The New Age of Communication

by Ryan Morgado


The world is in our pockets. Literally. Most of us carry a device that allows us to call a family member, book a ride to the airport from the stranger, look up that actor in that movie we forgot, and the best place to grab some sushi in a new city. At no point prior to 2016 have we had as much information at our fingertips and as many different ways to communicate. We have a plethora of apps to communicate to our loved ones, friends, and acquaintances of big life events, daily happenings, and moment-to-moment experiences. It’s a challenge attempting to navigate all these different ways to communicate and this isn’t limited to just my students. I’m beginning to experience challenges with how I communicate with them.

I have 4 primary ways to get in contact with my students: phone, text, email, and slack. (Slack is an group messaging app making it easier for large organizations to communicate digitally and pass info quickly amongst their members). I could reduce the phone to a .5, since, you know, my students and I hardly call each other outside of setting up and running our programs. But, I digress. The topic of giving students your number is subjective and everyone has a different comfort level. It makes my job easier when I need to get in touch with them immediately via phone or text.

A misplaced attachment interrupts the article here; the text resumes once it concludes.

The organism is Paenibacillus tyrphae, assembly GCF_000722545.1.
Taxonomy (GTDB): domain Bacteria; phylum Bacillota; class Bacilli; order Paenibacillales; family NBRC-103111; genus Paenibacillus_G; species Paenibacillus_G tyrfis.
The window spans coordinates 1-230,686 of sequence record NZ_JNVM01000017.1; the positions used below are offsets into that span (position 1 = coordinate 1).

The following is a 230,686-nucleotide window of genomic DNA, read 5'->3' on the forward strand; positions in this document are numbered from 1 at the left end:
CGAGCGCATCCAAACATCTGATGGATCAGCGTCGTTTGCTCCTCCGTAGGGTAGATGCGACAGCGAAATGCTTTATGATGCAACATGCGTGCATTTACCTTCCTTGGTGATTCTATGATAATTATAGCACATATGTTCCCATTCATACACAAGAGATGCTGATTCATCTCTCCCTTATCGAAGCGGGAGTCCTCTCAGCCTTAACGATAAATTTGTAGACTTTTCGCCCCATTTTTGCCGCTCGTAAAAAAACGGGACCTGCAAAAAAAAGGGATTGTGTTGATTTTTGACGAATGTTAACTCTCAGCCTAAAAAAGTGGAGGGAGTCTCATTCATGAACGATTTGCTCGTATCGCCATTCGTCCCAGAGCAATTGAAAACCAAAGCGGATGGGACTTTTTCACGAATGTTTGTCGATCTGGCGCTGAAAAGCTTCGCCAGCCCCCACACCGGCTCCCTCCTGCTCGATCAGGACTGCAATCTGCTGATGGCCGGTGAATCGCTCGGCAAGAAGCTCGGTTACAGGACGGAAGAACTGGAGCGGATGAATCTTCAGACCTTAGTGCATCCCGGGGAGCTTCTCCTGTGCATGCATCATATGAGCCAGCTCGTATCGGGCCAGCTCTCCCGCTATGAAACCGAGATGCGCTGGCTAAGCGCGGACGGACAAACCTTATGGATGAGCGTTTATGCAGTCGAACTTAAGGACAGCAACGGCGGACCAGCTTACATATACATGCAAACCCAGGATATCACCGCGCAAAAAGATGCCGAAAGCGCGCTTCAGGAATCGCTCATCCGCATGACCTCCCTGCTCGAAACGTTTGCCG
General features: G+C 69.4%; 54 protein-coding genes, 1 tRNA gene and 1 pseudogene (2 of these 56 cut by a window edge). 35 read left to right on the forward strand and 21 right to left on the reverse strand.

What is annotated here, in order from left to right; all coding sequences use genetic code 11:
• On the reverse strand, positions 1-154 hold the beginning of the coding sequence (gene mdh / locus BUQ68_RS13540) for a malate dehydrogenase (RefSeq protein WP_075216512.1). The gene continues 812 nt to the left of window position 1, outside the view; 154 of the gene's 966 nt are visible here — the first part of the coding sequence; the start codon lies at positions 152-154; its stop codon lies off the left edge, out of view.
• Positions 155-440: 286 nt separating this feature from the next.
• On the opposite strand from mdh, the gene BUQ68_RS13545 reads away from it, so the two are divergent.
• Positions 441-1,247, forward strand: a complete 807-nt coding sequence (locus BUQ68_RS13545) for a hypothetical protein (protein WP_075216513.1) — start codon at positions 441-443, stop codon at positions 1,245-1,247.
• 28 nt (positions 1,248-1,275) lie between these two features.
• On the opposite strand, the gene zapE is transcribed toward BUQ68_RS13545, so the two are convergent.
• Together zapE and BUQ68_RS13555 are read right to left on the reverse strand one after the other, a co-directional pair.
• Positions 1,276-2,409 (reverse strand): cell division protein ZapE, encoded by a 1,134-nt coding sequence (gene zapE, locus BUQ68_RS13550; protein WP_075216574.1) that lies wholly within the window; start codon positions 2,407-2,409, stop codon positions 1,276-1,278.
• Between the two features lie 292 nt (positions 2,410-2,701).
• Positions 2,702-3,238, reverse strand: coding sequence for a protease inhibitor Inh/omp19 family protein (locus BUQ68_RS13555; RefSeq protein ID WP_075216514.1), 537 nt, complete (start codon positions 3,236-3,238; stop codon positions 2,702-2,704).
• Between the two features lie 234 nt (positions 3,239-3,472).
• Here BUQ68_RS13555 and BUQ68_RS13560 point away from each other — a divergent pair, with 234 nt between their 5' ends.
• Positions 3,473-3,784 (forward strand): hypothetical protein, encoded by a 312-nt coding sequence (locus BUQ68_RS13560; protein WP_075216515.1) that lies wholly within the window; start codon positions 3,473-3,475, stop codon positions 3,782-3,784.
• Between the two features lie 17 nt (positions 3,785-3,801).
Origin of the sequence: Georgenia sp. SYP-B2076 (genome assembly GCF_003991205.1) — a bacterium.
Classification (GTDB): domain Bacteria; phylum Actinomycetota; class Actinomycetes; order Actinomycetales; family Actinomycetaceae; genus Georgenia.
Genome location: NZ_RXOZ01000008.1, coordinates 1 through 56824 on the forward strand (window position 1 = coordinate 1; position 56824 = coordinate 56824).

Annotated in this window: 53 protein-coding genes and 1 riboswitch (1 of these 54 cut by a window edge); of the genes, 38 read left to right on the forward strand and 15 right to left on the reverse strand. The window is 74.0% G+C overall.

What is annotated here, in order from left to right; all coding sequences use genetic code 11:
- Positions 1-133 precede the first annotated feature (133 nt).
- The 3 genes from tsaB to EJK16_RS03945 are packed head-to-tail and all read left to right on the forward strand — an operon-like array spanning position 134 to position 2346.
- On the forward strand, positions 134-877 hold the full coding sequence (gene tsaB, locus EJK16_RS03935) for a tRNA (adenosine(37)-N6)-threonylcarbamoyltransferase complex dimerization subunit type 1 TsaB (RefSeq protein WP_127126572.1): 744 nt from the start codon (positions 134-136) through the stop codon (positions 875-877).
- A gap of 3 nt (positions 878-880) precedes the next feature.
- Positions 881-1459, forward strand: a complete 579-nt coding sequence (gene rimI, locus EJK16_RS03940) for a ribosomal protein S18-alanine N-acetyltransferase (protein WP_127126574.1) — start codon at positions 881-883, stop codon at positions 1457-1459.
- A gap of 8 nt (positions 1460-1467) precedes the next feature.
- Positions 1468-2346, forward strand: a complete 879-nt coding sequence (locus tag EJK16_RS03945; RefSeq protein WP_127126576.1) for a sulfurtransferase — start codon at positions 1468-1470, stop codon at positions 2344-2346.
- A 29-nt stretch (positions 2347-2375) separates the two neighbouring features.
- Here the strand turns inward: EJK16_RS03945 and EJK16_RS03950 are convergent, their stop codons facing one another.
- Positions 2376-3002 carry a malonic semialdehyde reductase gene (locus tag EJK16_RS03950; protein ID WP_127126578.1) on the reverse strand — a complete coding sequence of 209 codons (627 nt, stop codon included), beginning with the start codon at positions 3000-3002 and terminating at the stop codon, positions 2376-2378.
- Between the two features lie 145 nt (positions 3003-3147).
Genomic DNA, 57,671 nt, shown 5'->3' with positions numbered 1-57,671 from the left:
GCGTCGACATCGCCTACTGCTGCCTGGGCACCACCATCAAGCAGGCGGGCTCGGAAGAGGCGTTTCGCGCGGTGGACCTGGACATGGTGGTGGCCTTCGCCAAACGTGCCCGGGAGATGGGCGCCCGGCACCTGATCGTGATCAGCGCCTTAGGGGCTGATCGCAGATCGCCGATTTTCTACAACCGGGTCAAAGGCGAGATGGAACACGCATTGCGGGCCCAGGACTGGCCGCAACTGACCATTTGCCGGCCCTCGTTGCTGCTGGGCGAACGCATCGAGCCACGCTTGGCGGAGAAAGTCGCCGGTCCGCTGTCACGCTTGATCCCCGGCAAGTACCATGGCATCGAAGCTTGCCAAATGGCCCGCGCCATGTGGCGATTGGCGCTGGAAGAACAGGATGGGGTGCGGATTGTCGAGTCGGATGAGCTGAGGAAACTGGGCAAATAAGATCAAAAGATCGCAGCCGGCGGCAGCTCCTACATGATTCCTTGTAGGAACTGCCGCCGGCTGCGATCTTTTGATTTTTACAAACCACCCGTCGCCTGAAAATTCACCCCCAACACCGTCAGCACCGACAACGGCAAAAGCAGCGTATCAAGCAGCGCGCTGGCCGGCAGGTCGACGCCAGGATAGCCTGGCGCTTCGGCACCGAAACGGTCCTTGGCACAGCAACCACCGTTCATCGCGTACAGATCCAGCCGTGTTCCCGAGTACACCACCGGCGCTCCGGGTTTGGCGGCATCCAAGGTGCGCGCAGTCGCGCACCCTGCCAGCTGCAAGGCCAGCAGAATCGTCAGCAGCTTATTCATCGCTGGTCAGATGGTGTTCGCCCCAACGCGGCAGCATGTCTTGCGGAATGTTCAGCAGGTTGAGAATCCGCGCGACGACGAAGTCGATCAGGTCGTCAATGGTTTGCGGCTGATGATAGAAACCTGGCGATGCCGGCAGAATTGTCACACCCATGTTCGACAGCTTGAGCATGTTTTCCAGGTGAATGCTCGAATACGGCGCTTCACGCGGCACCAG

Students, unsurprisingly, create their own schedules. Which means they can work on their homework and organization tasks into the wee hours of the morning. This resulted in me receiving texts as late as midnight or 1 in the morning with questions that they needed responses to before the next morning.

The challenge of having so many different avenues for my students and I to get in contact with each other wasn’t something I anticipated. So, here are the questions that came up as I worked throughout my first semester:

What are appropriate times to contact me?
I let them know that I work a 40-hour week (on a good week), and need to separate myself from work when I am at home and needed more time than 8 hours to respond to a question. To allow them to get their question out of their head, I’m fine with them sending me texts throughout the evening, but I won’t respond until I get to work the next morning.

What is my preferred method of contact?
Here is my hierarchy of quickness of response: phone call, text message, then email. If I’m at my computer I’ll usually email to keep everything all in one place, but I’ll also text my students if the request/message I have is of higher priority.

These questions helped me develop boundaries as I’ve gotten new student leaders. Have you all had similar issues with communicating with your students? How have you handled vastly different ways to talk with your students?

Student Affairs - the First Years

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